LEVEL OF BIOLOGICAL LITERACY OF FIRST YEAR BIOLOGY STUDENTS OF COLLEGES OF EDUCATION IN YOBE STATE: IMPLICATIONS FOR BIOLOGY EDUCATION IN NIGERIA
1 University of Nigeria (NIGERIA)
2 Federal College of Education (Technical) (NIGERIA)
About this paper:
Appears in: INTED2012 Proceedings
Publication year: 2012
Conference name: 6th International Technology, Education and Development Conference
Dates: 5-7 March, 2012
Location: Valencia, Spain
Abstract:One of the contemporary goals of biology education is the development of biological literacy among the citizens. It is expected that biological literacy would enable the citizens to become informed members of the society where they live and function. This will enable the individuals to make the right choices in personal and community issues, based on evidence and rational decisions. A biologically literate person should regard controversies in areas such as agriculture, pollution, conservation or medicine as something one need to sufficiently understand in order to make informed decisions about, such as: whether to apply fertilizers to crops, whether to site industries near residential areas and whether to support abortion or mercy killing. It is the biology curriculum that would spell out the content and pedagogical knowledge that would develop in the students, the ability to take appropriate decisions regarding the issues mentioned above. It is therefore expected that the biology education students receive at the secondary school level would equip them with sufficient knowledge, skills and attitudes that would enable them acquire scientific and biological literacy for functional living in the society. Although the students admitted to study biology at the colleges of education had passed the secondary school biology examination at credit level, not all of them have acquired the required level of Biological literacy, for effective functioning in the school and society. The study aims at investigating the level of biological literacy of first year biology students of colleges of education in Yobe state, Nigeria, namely, Federal College of Education (Technical) Potiskum and College of Education, Gashua. The influence of gender and school ownership on biological literacy level of the students was also investigated. Three research questions and two null hypotheses guided the study. A descriptive survey design was adopted. Stratified random sampling technique was used in drawing 50 percent of the students from each of the colleges. Thus a sample of 385 students was drawn from a population of 770 first year biology students of the two colleges of education. A 40- item multiple choice, ‘biological literacy test’ was used as instrument for data collection and was drawn from the Senior Secondary School Biology Curriculum. The data collected were analysed using mean, standard deviation and t-test statistics, tested at 0.05 level of significance. Based on the scores, students were categorised into four levels of biological literacy, namely: nominal, functional, structural and multidimensional. The results revealed that 2.60 percent of the sampled students were at the nominal level; 40 percent were at the functional level; 40.52 percent were at the structural level and 16.88 percent were at the multi-dimensional level of biological literacy respectively. It was also found that gender and school ownership had no statistically significant influence on the biological literacy level of first year biology students of colleges of education in Yobe state, Nigeria. The implications of the findings for biology education in Nigeria were discussed. Based on the implications, it was recommended among others that the biology curriculum of colleges of education should be structured in a way to capture more students at the multidimensional level of biological literacy and gender biases should be avoided in curriculum delivery.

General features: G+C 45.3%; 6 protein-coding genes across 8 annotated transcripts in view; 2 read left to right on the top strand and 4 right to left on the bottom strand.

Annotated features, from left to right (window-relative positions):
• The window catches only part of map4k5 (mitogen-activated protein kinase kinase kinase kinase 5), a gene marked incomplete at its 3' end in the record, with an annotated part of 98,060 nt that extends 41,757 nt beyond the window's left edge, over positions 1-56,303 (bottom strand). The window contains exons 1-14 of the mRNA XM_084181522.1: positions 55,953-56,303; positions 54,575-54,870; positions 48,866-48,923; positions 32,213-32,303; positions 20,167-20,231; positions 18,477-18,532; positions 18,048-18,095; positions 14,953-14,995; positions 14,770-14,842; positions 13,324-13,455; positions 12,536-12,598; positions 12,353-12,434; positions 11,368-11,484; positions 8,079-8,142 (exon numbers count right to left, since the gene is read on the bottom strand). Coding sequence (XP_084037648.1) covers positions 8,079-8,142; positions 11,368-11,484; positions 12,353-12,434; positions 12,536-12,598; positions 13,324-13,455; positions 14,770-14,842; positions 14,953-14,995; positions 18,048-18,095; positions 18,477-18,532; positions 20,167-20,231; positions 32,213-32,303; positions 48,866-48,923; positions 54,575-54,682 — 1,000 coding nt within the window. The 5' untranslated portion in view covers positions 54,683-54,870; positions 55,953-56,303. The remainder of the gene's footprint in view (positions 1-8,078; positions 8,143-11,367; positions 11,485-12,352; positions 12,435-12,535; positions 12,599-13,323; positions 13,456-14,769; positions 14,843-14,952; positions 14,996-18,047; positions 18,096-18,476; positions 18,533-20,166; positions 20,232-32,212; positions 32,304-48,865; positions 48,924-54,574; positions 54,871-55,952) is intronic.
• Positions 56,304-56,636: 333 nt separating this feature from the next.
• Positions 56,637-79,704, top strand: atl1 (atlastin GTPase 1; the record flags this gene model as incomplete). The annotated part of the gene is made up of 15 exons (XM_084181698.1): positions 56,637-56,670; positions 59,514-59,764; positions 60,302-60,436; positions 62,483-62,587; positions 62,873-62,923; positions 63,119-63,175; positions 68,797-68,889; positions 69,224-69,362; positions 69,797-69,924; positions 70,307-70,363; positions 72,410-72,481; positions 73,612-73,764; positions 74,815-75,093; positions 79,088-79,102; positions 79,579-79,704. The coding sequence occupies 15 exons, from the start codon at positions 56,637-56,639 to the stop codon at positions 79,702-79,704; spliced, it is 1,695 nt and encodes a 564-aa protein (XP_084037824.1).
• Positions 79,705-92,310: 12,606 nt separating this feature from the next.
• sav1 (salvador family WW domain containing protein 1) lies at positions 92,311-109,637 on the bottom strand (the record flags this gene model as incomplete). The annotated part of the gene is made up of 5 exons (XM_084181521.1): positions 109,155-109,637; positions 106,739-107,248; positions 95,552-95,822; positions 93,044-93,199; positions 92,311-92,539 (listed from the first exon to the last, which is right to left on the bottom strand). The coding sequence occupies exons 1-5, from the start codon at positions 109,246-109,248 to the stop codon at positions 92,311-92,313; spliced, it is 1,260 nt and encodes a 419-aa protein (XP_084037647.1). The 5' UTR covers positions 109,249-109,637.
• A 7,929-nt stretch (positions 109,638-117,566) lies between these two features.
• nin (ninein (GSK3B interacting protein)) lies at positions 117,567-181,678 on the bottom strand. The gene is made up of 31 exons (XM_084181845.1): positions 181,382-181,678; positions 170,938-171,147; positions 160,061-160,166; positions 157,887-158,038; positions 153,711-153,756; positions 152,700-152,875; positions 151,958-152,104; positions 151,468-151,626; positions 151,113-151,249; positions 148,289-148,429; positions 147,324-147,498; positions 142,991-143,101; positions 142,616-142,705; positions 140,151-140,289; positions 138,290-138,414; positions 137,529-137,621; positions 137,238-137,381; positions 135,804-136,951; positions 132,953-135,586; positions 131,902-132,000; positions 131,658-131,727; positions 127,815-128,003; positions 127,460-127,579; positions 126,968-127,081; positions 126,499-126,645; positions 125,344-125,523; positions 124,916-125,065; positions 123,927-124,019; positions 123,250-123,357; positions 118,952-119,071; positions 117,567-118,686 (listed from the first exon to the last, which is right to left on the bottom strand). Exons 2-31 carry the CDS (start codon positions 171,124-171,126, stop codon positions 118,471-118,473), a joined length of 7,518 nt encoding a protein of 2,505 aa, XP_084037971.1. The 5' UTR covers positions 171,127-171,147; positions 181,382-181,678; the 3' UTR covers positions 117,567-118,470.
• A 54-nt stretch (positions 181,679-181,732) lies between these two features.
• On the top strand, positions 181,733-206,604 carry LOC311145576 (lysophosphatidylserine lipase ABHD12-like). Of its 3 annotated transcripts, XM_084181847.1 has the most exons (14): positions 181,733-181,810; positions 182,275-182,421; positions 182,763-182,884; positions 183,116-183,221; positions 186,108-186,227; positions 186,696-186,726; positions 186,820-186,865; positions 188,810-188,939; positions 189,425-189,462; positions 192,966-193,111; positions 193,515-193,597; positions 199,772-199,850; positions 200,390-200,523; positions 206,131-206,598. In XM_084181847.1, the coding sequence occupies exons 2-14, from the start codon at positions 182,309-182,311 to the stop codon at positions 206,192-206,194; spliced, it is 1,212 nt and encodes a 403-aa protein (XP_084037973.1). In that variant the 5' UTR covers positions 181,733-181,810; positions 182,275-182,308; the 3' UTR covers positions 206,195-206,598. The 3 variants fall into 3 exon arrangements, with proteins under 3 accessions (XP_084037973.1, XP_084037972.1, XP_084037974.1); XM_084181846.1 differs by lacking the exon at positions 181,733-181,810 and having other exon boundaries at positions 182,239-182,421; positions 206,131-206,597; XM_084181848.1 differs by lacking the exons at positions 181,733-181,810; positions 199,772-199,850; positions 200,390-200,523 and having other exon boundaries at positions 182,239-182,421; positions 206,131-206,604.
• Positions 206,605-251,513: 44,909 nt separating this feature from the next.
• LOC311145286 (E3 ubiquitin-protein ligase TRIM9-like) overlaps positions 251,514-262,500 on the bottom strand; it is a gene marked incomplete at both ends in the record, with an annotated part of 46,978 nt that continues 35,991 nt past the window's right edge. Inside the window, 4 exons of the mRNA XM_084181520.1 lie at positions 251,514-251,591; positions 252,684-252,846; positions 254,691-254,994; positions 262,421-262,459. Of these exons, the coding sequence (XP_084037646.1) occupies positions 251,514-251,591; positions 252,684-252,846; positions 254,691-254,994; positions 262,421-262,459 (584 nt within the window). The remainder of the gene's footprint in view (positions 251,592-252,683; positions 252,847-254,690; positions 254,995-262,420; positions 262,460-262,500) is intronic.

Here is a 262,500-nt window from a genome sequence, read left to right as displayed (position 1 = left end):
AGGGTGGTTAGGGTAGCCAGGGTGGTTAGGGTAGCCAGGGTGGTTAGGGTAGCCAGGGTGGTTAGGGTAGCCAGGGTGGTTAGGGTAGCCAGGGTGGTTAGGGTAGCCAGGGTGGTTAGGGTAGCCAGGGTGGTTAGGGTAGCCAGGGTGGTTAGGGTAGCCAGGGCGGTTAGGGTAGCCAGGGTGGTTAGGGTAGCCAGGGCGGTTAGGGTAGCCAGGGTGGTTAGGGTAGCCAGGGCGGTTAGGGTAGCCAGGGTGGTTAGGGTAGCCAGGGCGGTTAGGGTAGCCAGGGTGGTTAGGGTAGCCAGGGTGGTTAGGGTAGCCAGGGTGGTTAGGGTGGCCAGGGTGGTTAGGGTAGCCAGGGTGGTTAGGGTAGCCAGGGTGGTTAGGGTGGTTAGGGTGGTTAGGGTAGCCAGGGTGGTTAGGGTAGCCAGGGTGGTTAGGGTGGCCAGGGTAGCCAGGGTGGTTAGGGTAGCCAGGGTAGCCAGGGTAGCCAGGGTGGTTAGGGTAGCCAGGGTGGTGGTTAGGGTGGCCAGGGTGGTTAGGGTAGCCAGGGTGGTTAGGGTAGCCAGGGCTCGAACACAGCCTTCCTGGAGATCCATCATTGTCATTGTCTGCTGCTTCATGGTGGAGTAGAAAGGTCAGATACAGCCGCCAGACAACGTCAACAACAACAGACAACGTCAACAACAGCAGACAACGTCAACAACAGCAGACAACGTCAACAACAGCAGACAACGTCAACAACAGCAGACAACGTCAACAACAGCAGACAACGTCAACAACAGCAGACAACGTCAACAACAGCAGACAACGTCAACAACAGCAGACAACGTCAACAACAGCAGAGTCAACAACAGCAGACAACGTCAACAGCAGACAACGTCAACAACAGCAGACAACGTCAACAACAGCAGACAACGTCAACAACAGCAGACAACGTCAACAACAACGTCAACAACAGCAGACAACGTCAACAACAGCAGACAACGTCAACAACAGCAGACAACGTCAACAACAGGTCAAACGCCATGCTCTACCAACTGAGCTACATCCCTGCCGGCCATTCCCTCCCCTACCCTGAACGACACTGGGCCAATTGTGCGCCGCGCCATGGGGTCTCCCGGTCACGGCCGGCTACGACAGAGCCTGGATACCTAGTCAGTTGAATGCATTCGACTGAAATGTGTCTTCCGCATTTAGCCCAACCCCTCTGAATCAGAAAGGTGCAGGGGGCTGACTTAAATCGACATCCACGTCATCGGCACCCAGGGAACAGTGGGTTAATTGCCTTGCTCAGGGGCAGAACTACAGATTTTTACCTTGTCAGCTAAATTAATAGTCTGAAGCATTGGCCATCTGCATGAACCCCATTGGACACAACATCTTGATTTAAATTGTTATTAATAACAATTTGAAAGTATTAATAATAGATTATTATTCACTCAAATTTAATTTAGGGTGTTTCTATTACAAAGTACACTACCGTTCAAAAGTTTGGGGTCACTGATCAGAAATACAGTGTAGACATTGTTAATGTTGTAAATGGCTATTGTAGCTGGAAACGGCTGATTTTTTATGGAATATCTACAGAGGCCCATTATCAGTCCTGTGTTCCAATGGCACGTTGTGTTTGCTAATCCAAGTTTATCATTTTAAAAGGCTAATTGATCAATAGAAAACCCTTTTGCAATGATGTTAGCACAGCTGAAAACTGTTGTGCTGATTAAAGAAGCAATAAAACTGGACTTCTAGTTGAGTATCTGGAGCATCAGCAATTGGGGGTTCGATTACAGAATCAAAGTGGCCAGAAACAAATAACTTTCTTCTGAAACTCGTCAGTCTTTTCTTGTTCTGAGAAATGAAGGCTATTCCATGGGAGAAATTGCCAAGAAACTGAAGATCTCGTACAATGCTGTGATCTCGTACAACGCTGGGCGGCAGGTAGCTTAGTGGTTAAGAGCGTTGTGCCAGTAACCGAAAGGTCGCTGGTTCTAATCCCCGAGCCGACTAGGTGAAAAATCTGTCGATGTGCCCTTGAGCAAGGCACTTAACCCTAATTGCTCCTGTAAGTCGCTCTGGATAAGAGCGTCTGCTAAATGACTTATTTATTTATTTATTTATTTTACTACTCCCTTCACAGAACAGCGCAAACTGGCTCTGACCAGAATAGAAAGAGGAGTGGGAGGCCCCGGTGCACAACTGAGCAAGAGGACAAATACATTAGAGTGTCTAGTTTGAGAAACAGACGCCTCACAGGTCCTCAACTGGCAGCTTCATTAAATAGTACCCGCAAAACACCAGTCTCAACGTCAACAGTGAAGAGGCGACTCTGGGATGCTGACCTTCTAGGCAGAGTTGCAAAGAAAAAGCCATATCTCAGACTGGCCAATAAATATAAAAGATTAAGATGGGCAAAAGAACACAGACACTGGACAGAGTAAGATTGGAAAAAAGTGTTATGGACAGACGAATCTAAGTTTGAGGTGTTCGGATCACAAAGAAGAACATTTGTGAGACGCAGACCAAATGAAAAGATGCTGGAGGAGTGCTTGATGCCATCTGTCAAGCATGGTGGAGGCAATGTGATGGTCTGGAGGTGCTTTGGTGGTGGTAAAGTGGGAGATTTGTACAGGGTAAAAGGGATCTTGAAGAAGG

Keywords: Biology students, Biological literacy level, Colleges of Education, First year, Implication.